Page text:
Unprecedented flexibility and muscle are to be given to the new funding body, writes Julian Gravatt. And it won't be afraid to use them.
Anyone expecting instant changes in the post-16 world after April 1 is in for a disappointment. Staff passes and letterheads may be changing but life will go on as before. As the evenings lengthen, people across England are negotiating training and enterprise council contracts, reviewing their Further Education Funding Council (FEFC) funding allocations and planning next year's courses as if nothing had changed. Head office re-organisations are often like this. Hustle and bustle behind closed doors but no visible impact on anyone else for months.
But don't let the silence from Coventry relax you. If you do, you'll miss the main chance. And the next thing you know, your college, company or community group will be written out of the local plan. Two moves on and you'll be the meat and vegetables in a joint inspection.
The Act gives the council unprecedented powers to plan and fund. Section 4 gives it a duty to promote participation. Section 5 allows it to fund any provider - not just colleges. Section 6 allows it to set specific conditions when handing out the money.
These are much wider powers than the FEFC had and they give the Learning and Skills Council wide elbow room, particularly as sections 96 and 98 place weak limits on the types of courses it can support. The main restraints on the new quango are the need to plan in public (sections 15 and 16) and the need to consult widely with a long list of organisations set out in section 21. First on the list will be the regional development agencies. And with 100 per cent of its money coming from government, the ability of the Secretary of State to attach conditions to grants under section 27 is significant.
The strengthening of the Learning and Skills council is matched by the new force given to an independent inspectorate in sections 52 to 72. The Adult Learning Inspectorate brings together a new voice for adult learning while Ofsted is set to show that it doesn't need a high-profile head to be powerful. And it will reach parts of the education system that previous inspection regimes didn't touch: school sixth forms and the planning of 16-18 provision. For the first time, schedule 7 of the Act creates a procedure for government to iniatiate the closure of inadequate school sixth forms.
Finally, the Act lays some foundations for the future. Sections 5 and 104 give the skills councils wide powers to make grants to individuals. Everythin is in place for a national system of allowances or learning accounts, should government want them. Like the book they make into a movie, the words may be a poor guide to what the actors end up doing. The Act and the consultation papers say what should happen, but the Learning and Skills Council will deal with events as it finds them. The general election might lead to all sorts of unexpected changes, but other events are less predictable.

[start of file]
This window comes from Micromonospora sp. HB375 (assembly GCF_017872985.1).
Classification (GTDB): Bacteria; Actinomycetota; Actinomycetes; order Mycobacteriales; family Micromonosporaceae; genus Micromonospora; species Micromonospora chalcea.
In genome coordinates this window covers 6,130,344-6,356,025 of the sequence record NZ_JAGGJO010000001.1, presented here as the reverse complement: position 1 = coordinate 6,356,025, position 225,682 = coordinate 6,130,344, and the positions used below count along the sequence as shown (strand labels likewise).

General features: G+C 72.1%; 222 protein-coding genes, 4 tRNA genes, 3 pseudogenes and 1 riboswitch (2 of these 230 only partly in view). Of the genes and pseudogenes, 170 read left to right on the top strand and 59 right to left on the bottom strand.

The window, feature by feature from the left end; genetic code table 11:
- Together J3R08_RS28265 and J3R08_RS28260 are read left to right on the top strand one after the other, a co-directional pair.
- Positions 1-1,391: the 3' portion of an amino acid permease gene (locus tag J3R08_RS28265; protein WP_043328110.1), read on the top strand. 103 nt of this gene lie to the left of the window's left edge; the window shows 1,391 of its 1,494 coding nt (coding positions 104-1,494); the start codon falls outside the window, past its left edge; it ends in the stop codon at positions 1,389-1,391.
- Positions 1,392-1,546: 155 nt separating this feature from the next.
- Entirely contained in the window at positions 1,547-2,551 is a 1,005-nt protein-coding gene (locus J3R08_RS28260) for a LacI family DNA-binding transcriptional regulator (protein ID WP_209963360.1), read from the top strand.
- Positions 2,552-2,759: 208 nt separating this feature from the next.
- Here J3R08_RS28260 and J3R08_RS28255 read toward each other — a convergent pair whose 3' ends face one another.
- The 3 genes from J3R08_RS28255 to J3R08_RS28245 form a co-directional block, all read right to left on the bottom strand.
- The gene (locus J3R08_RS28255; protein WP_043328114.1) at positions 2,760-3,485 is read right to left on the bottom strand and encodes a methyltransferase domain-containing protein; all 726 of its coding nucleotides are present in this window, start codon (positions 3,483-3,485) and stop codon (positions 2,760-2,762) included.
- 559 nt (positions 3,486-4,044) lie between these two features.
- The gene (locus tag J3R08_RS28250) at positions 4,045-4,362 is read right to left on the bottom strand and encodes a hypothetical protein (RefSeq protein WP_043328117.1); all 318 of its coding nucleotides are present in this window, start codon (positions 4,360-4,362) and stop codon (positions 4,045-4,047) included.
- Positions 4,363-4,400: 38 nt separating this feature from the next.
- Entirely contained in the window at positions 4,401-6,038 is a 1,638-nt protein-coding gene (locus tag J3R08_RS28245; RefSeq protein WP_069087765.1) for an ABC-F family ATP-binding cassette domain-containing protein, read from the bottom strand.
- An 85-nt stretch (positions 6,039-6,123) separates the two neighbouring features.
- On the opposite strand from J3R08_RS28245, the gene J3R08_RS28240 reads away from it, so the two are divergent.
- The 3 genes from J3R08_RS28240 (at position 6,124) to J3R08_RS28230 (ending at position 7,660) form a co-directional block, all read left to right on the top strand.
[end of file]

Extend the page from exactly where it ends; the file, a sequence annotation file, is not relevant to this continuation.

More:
The Council's first attempt at plotting its future comes in its draft corporate plan. This is the plan required by section 16 of the Act. But it goes beyond legal niceties to state a vision for 2010, which is that young people and adults in England will have "knowledge and productive skills matching the best in the world". This in turn relates to the six objectives from the Secretary of State: participation, achievement, standards, skills, efficiency and equality of opportunity. Then there is the offer of a new approach to national targets.
These targets have been in place throughout the 1990s and have set tough goals for getting young people and adults qualified. The growth money allocated to the Department for Education and Employment in both comprehensive spending reviews was specifically related to delivering these targets. However, as the corporate plan and the National Audit Office have made clear, progress towards the young people's target is slow. Only 75 per cent of 19-year-olds had a level 2 qualification in 2000, compared with a target of 85 per cent. Progress is at the rate of 1 per cent a year.
This slow progress reflects the trouble with the national targets in the 1990s: great ambitions but no clear mechanism to deliver them; an advisory council for targets with no power; split responsibilities between FEFC, training and enterprise councils and local government; institutions working in isolation from each other. But the reform changes all this by creating a new body for the delivery of results. The LSC joins up national and local and creates a clear line of authority for the pound;6 billion budget to deliver goals.
The question for the next few months is how these goals will be converted into targets. In the short term, the LSC will work to interim numbers based on the national targets, but in the longer, the plan holds the prospect of something different if its bottom-up planning process comes up with something better. It's a nice idea and a genuine invitation. But if it works, who'll tell the Treasury?
Julian Gravatt is director of finance at The City Lit, London